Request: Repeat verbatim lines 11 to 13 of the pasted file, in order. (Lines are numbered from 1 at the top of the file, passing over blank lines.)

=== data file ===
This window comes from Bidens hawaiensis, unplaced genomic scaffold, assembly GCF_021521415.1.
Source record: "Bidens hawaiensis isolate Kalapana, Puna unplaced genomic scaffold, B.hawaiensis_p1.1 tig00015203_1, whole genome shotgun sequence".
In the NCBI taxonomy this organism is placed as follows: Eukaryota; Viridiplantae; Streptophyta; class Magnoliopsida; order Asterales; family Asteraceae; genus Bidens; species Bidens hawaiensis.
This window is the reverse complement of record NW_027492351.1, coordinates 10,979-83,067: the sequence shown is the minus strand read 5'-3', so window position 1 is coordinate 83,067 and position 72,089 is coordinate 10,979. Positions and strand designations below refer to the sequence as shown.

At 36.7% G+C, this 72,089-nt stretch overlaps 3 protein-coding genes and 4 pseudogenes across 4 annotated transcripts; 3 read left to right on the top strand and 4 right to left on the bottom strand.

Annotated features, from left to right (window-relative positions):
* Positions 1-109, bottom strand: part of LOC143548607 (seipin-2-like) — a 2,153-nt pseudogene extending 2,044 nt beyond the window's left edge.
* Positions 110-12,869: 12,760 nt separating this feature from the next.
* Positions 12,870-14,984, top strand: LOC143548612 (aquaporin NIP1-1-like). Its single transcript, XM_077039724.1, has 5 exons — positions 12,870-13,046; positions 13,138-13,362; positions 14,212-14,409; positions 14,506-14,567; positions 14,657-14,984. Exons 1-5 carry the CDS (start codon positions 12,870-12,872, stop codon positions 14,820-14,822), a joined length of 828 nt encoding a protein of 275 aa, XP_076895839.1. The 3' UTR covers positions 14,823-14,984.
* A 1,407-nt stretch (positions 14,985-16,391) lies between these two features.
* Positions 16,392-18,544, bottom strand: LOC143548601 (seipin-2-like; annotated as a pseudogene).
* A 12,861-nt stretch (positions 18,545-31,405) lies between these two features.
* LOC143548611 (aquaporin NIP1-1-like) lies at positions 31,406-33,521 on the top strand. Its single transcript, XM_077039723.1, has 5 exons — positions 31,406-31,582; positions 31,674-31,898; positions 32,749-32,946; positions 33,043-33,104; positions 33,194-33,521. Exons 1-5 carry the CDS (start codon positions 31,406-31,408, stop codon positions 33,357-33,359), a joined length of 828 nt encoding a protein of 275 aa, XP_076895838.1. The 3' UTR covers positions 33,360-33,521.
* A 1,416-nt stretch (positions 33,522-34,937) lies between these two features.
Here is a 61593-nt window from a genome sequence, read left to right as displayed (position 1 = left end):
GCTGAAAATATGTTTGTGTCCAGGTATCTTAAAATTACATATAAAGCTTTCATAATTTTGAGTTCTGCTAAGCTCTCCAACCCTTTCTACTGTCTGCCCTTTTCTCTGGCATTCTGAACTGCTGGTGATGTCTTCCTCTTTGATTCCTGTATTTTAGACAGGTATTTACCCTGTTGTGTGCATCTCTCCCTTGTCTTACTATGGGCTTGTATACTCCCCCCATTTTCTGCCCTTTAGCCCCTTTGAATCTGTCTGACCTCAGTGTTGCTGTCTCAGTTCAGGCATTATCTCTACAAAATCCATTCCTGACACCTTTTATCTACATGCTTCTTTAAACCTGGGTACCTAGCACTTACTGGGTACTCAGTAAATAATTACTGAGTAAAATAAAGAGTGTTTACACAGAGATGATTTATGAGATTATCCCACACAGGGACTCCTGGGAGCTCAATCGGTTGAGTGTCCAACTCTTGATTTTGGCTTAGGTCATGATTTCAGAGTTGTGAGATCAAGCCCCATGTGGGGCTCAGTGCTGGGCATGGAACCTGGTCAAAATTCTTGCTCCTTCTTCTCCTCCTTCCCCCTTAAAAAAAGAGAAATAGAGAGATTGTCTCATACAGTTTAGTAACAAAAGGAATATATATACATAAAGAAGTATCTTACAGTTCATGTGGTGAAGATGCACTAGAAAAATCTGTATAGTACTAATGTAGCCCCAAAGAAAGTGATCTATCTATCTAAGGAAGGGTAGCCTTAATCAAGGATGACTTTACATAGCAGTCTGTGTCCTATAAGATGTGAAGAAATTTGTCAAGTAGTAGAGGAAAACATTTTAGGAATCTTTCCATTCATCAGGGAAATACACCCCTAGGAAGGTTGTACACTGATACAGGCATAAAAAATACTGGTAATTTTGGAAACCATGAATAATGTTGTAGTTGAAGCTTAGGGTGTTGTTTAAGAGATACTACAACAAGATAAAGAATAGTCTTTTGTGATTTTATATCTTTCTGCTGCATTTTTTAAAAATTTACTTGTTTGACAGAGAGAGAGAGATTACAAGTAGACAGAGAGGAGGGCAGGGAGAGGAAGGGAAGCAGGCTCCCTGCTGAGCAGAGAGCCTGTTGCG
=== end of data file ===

* Positions 16,392-18,544, bottom strand: LOC143548601 (seipin-2-like; annotated as a pseudogene).
* A 12,861-nt stretch (positions 18,545-31,405) lies between these two features.
* LOC143548611 (aquaporin NIP1-1-like) lies at positions 31,406-33,521 on the top strand. Its single transcript, XM_077039723.1, has 5 exons — positions 31,406-31,582; positions 31,674-31,898; positions 32,749-32,946; positions 33,043-33,104; positions 33,194-33,521. Exons 1-5 carry the CDS (start codon positions 31,406-31,408, stop codon positions 33,357-33,359), a joined length of 828 nt encoding a protein of 275 aa, XP_076895838.1. The 3' UTR covers positions 33,360-33,521.